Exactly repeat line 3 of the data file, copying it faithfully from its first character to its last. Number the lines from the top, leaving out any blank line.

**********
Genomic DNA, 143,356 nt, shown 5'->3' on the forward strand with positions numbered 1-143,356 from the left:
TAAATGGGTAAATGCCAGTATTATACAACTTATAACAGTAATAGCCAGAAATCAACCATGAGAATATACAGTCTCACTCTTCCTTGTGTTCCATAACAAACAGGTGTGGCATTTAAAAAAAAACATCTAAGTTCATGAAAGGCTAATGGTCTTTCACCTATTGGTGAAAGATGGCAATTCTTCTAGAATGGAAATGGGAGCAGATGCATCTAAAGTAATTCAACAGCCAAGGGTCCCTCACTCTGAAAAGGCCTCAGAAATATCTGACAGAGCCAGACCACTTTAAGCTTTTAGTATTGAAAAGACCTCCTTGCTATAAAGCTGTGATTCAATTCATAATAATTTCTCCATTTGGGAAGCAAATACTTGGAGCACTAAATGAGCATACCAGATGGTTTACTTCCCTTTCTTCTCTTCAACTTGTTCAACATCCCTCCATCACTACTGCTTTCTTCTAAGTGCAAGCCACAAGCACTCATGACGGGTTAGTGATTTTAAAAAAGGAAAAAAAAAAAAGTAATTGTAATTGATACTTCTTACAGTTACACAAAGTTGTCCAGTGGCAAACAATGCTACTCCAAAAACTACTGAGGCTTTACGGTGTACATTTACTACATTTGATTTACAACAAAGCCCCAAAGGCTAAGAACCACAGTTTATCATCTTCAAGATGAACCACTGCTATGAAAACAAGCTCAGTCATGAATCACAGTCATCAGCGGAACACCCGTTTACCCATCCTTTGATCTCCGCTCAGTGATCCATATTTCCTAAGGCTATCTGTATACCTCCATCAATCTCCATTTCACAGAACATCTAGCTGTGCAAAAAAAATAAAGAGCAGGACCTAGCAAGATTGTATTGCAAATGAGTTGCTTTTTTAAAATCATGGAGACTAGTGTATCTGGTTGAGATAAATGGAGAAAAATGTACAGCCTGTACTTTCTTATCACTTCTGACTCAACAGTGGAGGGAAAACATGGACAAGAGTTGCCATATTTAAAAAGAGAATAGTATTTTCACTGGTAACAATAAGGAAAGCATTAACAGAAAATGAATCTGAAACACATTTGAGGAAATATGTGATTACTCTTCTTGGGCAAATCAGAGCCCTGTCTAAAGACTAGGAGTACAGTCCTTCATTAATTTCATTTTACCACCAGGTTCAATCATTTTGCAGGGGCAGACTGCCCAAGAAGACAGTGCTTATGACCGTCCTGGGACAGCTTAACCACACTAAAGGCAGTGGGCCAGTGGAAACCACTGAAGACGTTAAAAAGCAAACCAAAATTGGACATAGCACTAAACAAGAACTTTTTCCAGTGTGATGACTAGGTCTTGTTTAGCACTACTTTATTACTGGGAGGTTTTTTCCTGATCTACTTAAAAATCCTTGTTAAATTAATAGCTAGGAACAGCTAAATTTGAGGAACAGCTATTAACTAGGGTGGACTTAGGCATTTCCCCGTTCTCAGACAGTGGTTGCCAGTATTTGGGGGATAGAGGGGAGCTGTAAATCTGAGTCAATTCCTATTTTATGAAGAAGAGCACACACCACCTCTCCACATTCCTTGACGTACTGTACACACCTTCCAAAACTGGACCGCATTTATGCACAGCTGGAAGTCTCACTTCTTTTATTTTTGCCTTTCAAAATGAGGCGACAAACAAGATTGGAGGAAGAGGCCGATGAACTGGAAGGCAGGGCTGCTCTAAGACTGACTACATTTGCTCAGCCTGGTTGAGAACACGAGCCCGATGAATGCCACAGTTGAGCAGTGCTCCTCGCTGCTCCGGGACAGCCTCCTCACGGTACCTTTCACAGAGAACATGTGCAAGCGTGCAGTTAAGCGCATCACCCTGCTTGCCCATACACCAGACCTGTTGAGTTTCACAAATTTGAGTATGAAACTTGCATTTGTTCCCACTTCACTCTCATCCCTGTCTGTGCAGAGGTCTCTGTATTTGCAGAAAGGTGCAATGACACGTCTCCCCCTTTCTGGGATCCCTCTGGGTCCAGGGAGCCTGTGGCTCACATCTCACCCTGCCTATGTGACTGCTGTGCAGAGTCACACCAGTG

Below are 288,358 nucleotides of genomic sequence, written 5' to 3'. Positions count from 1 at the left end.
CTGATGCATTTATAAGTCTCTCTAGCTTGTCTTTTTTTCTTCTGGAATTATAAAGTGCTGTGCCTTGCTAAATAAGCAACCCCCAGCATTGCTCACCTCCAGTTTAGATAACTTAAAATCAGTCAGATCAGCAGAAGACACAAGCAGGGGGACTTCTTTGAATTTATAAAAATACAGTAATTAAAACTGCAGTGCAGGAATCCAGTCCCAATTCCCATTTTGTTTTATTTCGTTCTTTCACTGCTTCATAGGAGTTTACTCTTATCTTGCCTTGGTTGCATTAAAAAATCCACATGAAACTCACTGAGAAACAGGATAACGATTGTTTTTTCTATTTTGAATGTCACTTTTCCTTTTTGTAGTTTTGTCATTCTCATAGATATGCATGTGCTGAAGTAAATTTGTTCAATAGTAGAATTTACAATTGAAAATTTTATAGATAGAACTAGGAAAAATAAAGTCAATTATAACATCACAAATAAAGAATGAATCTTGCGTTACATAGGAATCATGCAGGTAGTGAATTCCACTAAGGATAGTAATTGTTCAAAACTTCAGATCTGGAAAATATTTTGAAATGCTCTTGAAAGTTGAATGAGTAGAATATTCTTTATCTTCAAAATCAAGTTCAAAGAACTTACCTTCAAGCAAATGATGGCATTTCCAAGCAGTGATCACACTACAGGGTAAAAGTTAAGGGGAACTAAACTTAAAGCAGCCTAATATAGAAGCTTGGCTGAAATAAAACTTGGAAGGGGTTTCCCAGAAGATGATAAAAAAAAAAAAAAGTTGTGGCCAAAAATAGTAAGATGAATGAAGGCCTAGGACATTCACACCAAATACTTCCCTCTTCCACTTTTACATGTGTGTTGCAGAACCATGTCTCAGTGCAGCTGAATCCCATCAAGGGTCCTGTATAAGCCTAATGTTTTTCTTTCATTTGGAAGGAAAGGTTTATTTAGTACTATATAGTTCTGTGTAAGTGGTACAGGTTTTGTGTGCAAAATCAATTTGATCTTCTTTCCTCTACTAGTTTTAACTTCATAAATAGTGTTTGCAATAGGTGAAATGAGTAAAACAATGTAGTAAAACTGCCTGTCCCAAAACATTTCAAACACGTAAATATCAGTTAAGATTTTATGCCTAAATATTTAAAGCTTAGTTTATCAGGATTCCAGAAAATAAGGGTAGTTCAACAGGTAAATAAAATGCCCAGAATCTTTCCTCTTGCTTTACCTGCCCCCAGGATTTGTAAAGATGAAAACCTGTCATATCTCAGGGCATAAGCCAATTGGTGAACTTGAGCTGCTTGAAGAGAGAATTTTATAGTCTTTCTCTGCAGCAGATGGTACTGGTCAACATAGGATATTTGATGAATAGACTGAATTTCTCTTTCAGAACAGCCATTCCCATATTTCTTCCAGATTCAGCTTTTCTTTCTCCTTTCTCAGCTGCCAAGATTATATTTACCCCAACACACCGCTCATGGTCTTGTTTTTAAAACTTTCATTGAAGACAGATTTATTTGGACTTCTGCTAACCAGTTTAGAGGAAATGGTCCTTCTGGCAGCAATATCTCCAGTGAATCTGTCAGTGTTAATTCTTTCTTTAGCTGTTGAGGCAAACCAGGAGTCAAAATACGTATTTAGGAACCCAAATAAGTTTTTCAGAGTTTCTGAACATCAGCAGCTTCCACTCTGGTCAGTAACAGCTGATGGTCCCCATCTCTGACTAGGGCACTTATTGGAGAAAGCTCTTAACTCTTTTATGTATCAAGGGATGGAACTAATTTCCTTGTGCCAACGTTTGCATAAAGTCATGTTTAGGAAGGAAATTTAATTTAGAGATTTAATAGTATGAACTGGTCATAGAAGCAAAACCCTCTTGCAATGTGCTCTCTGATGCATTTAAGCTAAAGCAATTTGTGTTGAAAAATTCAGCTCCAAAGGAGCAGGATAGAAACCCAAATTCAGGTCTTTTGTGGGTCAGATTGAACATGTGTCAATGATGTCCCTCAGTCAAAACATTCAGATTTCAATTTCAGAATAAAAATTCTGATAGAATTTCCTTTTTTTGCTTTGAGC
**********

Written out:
Below are 288,358 nucleotides of genomic sequence, written 5' to 3'. Positions count from 1 at the left end.